Dr. Sarah Podwika, Third-Year Resident

“I worked with Sarah on L&D during a week in which there were several emotionally (and professionally) challenging patients and outcomes. Toward the end of that week she took the time to address precisely how difficult the experiences were, the draining effects of that type of experience, and what mental/emotional work exists to get to a good place with those challenges. She used her own experiences as a tool for insight, even to the effect of laying [out] a lot of personal emotion to relative strangers. It is (too) rare to have a resident open up about difficult experiences in medicine, and rarer still to have them use that difficulty and vulnerability to try and impart wisdom on less experienced team members. Yet Sarah was able to do it with composure, insight, contemplativeness, and genuine openness — all while being a great example of somebody who can tightly grip the reins and take hard control of situations as needed. In entirely separate settings I have seen her easily elicit deep and important emotions from patients, build genuine and meaningful rapport with ease, maintain unbroken empathy with even strange or unexpected patient encounters, and readily reflect on those interactions with those around her. I truly think she represents a rarer but very valuable intersection between exceptional professional confidence and control, with a deep foundation of humanism. It is my opinion that she would be well-deserving of this recognition.”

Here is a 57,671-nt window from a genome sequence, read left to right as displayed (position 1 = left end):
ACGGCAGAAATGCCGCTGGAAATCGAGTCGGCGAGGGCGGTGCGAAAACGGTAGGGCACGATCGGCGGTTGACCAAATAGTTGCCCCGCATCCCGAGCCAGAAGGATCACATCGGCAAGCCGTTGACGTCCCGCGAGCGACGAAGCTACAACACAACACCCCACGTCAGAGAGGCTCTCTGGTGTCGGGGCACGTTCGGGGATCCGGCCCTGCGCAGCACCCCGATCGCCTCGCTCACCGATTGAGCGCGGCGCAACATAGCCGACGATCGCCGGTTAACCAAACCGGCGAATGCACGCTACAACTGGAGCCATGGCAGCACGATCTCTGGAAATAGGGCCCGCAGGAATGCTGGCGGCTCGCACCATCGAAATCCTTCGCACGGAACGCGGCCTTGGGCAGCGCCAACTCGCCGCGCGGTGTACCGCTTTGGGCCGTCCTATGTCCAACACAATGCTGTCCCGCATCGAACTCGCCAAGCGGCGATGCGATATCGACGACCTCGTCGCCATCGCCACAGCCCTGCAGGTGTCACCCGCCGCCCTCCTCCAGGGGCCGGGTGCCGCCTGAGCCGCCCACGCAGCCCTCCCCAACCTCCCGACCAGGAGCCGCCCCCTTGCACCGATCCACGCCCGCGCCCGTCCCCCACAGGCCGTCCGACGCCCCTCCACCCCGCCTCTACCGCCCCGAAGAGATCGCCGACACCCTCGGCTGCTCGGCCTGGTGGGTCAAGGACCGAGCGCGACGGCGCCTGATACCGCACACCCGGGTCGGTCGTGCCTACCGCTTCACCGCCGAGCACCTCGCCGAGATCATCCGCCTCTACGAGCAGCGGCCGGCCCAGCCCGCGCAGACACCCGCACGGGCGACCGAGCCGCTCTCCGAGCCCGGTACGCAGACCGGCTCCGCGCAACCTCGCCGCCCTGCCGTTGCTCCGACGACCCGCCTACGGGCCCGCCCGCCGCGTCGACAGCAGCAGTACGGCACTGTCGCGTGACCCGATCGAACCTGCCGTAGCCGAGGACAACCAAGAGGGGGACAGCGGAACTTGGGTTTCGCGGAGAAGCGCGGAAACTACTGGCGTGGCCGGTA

Dr. Joshua Reyes, Third-Year Resident

“Though all the pediatric residents at UVA are compassionate doctors, Josh goes above and beyond in his effort to ensure that his patients receive not only the appropriate medical care but also feel informed and well-cared for while they are here. He answers medical students’ and co-residents’ questions with endless patience and makes a special effort to set them up for success.”

Dr. Emily Richardson, Third-Year Resident

“… She is the quintessence of culturally competent and humanistic care. On the busy ACS service and in the tumultuous period of fresh, new interns in midsummer, Dr. Richardson took ample time to carefully explain how the service’s workups, orders, and rounding worked, not only to her interns and medical students but also to her patients. She explained concepts to her patients in clear, non-medical speak (and did the same for me when necessary). If it were not for this resident, my IM rotation and the rest of my 3rd year would have been a complete disaster because until that point no resident took the time to sit down with me and work through every single one of my weaknesses while encouraging and reinforcing my strengths. She makes both her team and her patients laugh; she is incredibly efficient; and she is more than deserving of the Gold Humanism award.”


Thank you to these residents for being such outstanding, dedicated, and compassionate teachers — and congratulations!